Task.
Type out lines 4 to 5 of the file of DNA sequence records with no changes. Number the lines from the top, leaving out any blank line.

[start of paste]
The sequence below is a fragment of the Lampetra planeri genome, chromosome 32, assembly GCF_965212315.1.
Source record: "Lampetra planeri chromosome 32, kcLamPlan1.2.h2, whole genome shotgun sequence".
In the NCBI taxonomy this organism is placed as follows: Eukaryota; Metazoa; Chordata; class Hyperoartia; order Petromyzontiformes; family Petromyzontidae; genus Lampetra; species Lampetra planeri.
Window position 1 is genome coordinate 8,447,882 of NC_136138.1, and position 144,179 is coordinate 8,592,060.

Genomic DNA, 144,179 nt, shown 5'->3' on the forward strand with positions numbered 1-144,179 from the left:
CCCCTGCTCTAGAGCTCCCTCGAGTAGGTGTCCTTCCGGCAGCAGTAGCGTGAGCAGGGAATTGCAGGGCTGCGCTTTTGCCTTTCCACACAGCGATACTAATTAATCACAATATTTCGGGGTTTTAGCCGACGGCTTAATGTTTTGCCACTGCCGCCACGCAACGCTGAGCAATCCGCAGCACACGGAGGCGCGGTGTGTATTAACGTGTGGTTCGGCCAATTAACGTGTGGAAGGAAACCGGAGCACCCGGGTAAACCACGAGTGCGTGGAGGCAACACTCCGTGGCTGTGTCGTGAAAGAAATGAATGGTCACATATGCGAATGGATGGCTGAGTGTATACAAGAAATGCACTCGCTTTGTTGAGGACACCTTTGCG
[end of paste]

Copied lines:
Window position 1 is genome coordinate 8,447,882 of NC_136138.1, and position 144,179 is coordinate 8,592,060.

Genomic DNA, 144,179 nt, shown 5'->3' on the forward strand with positions numbered 1-144,179 from the left: